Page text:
Local civil rights groups and individuals are suing the city of San Jose and its leaders for injuries and violence by police during 2020 George Floyd protests last May.
On Thursday, the National Association for the Advancement of Colored People of San Jose-Silicon Valley, the nonprofit San Jose Peace and Justice Center and a dozen individuals injured from the protests filed a class action lawsuit in federal court naming Mayor Sam Liccardo, City Manager David Sykes, former SJPD Chief Eddie Garcia and other officers as defendants.
The lawsuit alleges that the demonstrators and observers were “brutalized” by San Jose police and met with “racially targeted repression” during the late-May demonstrations.
Their goal for the lawsuit: financial compensation for all those injured and “significant reforms of the way that San Jose police are trained and directed to police protests,” lead attorney Rachel Lederman said.
The case is filed as a class action “on behalf of all those who were subjected to police violence, including the use of tear gas and other chemical weapons, explosive grenades, impact munitions, and batons; and all those who were arrested for violating the curfew,” according to the plaintiffs’ lawyers.
One of the plaintiffs is San Jose resident Michael Acosta, who said he lost his left eye from a rubber bullet fired by police on May 29. At the time, he was photographing the protest, which was a block from his home.
“I never could have imagined that I would be shot in the face and end up losing my eye,” Acosta said. “Over nine months later on, I’m still trying to adapt, to acclimate ... the world seems darker, sometimes narrower, harder to focus.”
Acosta suffered one of the more serious injuries at the protest, but many others, including unhoused advocate Shaun Cartwright, San Jose State University alumna Cindy Cuellar and others had serious bruises, burns and injuries as a result of projectiles shot by police, according to the lawsuit.
California Assemblyman Alex Lee (D-San Jose) is also a plaintiff in the lawsuit because of the injuries and difficulty breathing he suffered because police deployed a chemical agent believed to be tear gas, lawyers said.
“This display of force was an egregious disregard of San Jose residents’ rights to freely express their disapproval of violent and discriminatory policing,” said Tifanei Ressl-Moyer, Thurgood Marshall Civil Rights Fellow at the Lawyers’ Committee for Civil Rights of the San Francisco Bay Area. “The city must reconcile with the harm its police have caused, interrupt its culture of white supremacy, and end the legacy of violence.”
Lederman said at least two people were shot in the eye, four in the groin and several others on their body, but it’s very difficult to know how many in total were injured.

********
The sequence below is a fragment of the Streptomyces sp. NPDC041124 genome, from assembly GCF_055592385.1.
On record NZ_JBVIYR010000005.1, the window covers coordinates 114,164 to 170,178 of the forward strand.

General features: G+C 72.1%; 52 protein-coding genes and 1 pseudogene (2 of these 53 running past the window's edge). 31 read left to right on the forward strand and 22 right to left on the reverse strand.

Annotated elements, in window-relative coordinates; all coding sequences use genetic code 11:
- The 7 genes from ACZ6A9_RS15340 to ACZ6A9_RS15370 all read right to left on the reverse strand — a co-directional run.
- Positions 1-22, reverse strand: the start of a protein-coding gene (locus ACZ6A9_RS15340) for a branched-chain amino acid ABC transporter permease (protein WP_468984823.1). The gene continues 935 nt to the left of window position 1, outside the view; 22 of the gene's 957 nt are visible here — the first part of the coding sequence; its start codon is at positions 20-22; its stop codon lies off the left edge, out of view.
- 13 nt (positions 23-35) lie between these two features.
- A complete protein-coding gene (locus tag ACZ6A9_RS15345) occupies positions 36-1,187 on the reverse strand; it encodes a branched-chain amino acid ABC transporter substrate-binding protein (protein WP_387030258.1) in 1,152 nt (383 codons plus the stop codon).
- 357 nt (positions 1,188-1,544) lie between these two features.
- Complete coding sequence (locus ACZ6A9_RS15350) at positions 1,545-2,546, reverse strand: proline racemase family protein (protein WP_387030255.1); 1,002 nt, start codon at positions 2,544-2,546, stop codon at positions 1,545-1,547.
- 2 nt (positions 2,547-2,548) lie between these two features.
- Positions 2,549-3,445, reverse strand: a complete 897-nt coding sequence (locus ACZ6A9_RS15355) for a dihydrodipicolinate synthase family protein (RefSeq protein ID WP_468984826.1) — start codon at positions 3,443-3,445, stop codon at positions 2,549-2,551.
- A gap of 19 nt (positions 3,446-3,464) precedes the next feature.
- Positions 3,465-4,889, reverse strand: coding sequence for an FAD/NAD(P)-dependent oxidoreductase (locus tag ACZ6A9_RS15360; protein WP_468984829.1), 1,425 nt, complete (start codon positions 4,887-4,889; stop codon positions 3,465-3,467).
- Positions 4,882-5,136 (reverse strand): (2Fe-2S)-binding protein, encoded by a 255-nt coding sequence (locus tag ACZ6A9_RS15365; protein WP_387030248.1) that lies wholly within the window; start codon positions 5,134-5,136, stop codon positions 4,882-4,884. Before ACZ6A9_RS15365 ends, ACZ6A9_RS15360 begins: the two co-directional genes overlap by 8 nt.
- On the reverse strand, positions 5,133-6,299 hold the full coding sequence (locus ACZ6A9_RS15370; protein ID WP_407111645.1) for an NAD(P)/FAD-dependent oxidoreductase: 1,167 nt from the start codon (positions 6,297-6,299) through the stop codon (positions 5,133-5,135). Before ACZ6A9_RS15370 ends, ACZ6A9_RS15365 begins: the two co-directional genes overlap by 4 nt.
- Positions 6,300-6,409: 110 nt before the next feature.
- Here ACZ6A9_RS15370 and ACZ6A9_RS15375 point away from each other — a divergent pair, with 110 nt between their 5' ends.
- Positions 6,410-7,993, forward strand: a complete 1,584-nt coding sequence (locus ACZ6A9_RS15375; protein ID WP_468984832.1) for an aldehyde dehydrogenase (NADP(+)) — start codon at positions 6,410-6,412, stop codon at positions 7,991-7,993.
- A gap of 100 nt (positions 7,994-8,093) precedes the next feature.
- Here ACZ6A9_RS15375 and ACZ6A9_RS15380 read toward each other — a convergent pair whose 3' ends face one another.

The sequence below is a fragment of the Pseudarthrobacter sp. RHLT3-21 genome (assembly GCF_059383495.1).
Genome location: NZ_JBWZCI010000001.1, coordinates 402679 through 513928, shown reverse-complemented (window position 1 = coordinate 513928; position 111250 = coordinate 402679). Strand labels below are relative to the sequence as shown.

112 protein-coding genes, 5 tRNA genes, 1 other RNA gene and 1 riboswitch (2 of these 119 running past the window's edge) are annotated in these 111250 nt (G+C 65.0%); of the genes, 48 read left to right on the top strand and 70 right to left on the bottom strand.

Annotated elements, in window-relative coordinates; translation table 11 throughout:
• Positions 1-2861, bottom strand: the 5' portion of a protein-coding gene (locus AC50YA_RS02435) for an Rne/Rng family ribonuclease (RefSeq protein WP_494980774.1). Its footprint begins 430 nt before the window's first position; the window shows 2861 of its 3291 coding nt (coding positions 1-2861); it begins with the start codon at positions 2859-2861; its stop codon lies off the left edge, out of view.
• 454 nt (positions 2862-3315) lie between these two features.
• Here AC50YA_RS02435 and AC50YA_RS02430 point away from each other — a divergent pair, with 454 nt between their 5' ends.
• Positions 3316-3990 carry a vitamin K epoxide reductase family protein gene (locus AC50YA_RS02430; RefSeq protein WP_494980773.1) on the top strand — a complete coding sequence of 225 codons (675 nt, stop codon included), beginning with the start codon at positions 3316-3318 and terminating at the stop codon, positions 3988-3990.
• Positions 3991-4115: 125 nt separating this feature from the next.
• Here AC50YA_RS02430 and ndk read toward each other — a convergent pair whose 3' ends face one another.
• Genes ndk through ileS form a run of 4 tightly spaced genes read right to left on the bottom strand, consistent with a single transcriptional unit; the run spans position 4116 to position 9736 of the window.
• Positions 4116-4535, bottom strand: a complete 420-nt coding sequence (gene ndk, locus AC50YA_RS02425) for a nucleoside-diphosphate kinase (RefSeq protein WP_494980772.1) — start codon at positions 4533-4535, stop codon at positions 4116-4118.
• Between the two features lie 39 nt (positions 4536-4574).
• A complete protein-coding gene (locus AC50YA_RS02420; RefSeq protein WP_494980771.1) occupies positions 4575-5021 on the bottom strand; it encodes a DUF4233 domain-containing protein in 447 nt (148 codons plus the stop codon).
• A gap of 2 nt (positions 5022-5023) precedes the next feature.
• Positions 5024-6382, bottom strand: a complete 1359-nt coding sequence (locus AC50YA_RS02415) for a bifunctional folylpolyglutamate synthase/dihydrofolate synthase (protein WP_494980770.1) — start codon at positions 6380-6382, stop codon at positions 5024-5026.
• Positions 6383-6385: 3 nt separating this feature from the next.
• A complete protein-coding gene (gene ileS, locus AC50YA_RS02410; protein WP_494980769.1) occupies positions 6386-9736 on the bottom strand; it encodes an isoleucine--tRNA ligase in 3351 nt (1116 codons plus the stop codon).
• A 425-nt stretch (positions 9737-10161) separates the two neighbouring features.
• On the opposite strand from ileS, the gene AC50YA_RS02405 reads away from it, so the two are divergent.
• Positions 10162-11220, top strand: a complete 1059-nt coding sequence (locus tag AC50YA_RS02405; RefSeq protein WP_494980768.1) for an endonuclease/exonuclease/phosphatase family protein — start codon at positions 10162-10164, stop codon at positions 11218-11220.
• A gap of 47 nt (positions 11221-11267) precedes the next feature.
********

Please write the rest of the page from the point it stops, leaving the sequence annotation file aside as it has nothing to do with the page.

She said she has talked to 20 people who were injured and there is another lawsuit against the city with eight different plaintiffs who were also injured.
“I’m sure numerous other people sustained minor injuries, who we haven’t even heard from,” Lederman said. “It’s clear that the city of San Jose’s estimate in which they state that only a very small number of protesters were hurt ... is completely inaccurate.”
She said she believes it is inaccurate because the number of injuries reported by the city is based off of emergency medical response, but she said most people didn’t receive any medical assistance.
Even Acosta, who was shot in front of “a huge line” of police did not receive assistance from officers and had his friend drive him to the hospital, Lederman noted.
“Every one of our plaintiffs was aided by other demonstrators and not by the police,” Lederman said.
Following the protests, the City Council discussed various reforms, most notably a ban on rubber bullets that failed 11-1. The only vote in favor of banning projectiles was San Jose Mayor Sam Liccardo.
The council voted to publicly post police body-camera footage and voted to put Measure G, which was passed by voters in November to give the city's independent police auditor more authority, on the ballot.
But plaintiffs in this case said the city’s response was inadequate and “embarrassing.”
“It’s been a travesty for the leadership of this city, not to step out and do more for those who were injured or those who were arrested wrongly for running or for defending themselves from the aggressiveness of the police,” said the Rev. Jethroe Moore II, president of the NAACP of San Jose/Silicon Valley.
Moore seemingly fought back tears at the Thursday virtual news conference when he discussed his experiences at the protest.
He said he saw many young children and adults be “dragged across the ground” and pushed by officers, even when they tried to listen to police orders.
“I started trying to direct and help [protesters],” he recounted. “I said no, let’s kneel, let’s pray. Let’s sit let’s not show any resistance to him. And [police] just got more aggressive and aggressive toward us in the crowd. We couldn’t get up, we couldn’t move back, we couldn’t step back quicker than they were pushing us.”
The San Jose Police Officers’ Association, which represents SJPD’s 1,100-plus sworn staff, released a statement following the announcement of the lawsuit.
“San Jose Police officers did the absolute best job they could under volatile and dangerous conditions,” it read. “While many were there to protest peacefully, that certainly was not the case for everyone. Many of our officers were physically attacked during the protests, we had over 100 officers injured in a 24-hour period, the most in our department's history.”
It continued: “Our officers were put in harm's way day after day without adequate staffing support. The San Jose Police Officers’ Association supports the rights of everyone to protest peacefully and we have submitted proposals to the city to increase police staffing so we can better manage these events.”